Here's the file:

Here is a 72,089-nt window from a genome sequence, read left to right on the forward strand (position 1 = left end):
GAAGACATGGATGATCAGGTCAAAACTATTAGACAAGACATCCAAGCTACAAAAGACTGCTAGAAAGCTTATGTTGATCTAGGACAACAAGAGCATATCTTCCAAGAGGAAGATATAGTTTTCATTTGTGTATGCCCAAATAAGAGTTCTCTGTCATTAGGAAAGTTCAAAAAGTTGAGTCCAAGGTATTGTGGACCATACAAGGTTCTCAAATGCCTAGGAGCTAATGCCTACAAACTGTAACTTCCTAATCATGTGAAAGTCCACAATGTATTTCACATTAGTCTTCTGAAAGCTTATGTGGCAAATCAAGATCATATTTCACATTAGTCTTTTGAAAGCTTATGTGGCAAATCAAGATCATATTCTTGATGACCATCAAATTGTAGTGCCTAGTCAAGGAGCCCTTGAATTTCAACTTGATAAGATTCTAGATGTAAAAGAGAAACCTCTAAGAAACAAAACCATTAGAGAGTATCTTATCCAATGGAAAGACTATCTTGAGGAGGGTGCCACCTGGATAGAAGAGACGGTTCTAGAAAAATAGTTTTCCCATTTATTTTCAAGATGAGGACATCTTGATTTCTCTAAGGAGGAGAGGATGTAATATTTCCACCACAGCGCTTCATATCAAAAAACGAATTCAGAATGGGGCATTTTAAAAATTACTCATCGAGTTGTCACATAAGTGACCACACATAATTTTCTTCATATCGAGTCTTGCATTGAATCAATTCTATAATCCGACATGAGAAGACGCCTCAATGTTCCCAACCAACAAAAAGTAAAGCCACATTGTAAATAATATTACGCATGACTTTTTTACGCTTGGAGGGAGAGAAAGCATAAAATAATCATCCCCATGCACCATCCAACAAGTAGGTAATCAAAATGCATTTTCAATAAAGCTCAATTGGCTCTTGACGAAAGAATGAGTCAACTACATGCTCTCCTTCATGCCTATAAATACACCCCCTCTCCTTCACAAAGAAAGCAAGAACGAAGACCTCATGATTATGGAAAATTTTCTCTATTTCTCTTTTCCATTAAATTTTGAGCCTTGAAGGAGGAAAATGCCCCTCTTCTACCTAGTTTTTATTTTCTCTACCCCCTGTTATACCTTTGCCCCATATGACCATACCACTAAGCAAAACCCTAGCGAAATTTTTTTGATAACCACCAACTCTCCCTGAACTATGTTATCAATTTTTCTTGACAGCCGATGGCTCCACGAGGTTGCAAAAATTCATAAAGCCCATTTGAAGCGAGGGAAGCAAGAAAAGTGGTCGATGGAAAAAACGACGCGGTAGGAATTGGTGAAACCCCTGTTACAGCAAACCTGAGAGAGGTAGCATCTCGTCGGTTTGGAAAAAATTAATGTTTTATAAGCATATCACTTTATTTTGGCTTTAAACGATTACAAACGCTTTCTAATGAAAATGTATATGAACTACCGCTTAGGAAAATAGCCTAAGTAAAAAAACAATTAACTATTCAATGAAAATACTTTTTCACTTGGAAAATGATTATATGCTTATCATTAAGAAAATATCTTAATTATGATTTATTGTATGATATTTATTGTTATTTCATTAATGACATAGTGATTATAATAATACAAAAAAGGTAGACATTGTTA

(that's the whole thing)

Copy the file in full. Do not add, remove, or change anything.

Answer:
Here is a 72,089-nt window from a genome sequence, read left to right on the forward strand (position 1 = left end):
GAAGACATGGATGATCAGGTCAAAACTATTAGACAAGACATCCAAGCTACAAAAGACTGCTAGAAAGCTTATGTTGATCTAGGACAACAAGAGCATATCTTCCAAGAGGAAGATATAGTTTTCATTTGTGTATGCCCAAATAAGAGTTCTCTGTCATTAGGAAAGTTCAAAAAGTTGAGTCCAAGGTATTGTGGACCATACAAGGTTCTCAAATGCCTAGGAGCTAATGCCTACAAACTGTAACTTCCTAATCATGTGAAAGTCCACAATGTATTTCACATTAGTCTTCTGAAAGCTTATGTGGCAAATCAAGATCATATTTCACATTAGTCTTTTGAAAGCTTATGTGGCAAATCAAGATCATATTCTTGATGACCATCAAATTGTAGTGCCTAGTCAAGGAGCCCTTGAATTTCAACTTGATAAGATTCTAGATGTAAAAGAGAAACCTCTAAGAAACAAAACCATTAGAGAGTATCTTATCCAATGGAAAGACTATCTTGAGGAGGGTGCCACCTGGATAGAAGAGACGGTTCTAGAAAAATAGTTTTCCCATTTATTTTCAAGATGAGGACATCTTGATTTCTCTAAGGAGGAGAGGATGTAATATTTCCACCACAGCGCTTCATATCAAAAAACGAATTCAGAATGGGGCATTTTAAAAATTACTCATCGAGTTGTCACATAAGTGACCACACATAATTTTCTTCATATCGAGTCTTGCATTGAATCAATTCTATAATCCGACATGAGAAGACGCCTCAATGTTCCCAACCAACAAAAAGTAAAGCCACATTGTAAATAATATTACGCATGACTTTTTTACGCTTGGAGGGAGAGAAAGCATAAAATAATCATCCCCATGCACCATCCAACAAGTAGGTAATCAAAATGCATTTTCAATAAAGCTCAATTGGCTCTTGACGAAAGAATGAGTCAACTACATGCTCTCCTTCATGCCTATAAATACACCCCCTCTCCTTCACAAAGAAAGCAAGAACGAAGACCTCATGATTATGGAAAATTTTCTCTATTTCTCTTTTCCATTAAATTTTGAGCCTTGAAGGAGGAAAATGCCCCTCTTCTACCTAGTTTTTATTTTCTCTACCCCCTGTTATACCTTTGCCCCATATGACCATACCACTAAGCAAAACCCTAGCGAAATTTTTTTGATAACCACCAACTCTCCCTGAACTATGTTATCAATTTTTCTTGACAGCCGATGGCTCCACGAGGTTGCAAAAATTCATAAAGCCCATTTGAAGCGAGGGAAGCAAGAAAAGTGGTCGATGGAAAAAACGACGCGGTAGGAATTGGTGAAACCCCTGTTACAGCAAACCTGAGAGAGGTAGCATCTCGTCGGTTTGGAAAAAATTAATGTTTTATAAGCATATCACTTTATTTTGGCTTTAAACGATTACAAACGCTTTCTAATGAAAATGTATATGAACTACCGCTTAGGAAAATAGCCTAAGTAAAAAAACAATTAACTATTCAATGAAAATACTTTTTCACTTGGAAAATGATTATATGCTTATCATTAAGAAAATATCTTAATTATGATTTATTGTATGATATTTATTGTTATTTCATTAATGACATAGTGATTATAATAATACAAAAAAGGTAGACATTGTTA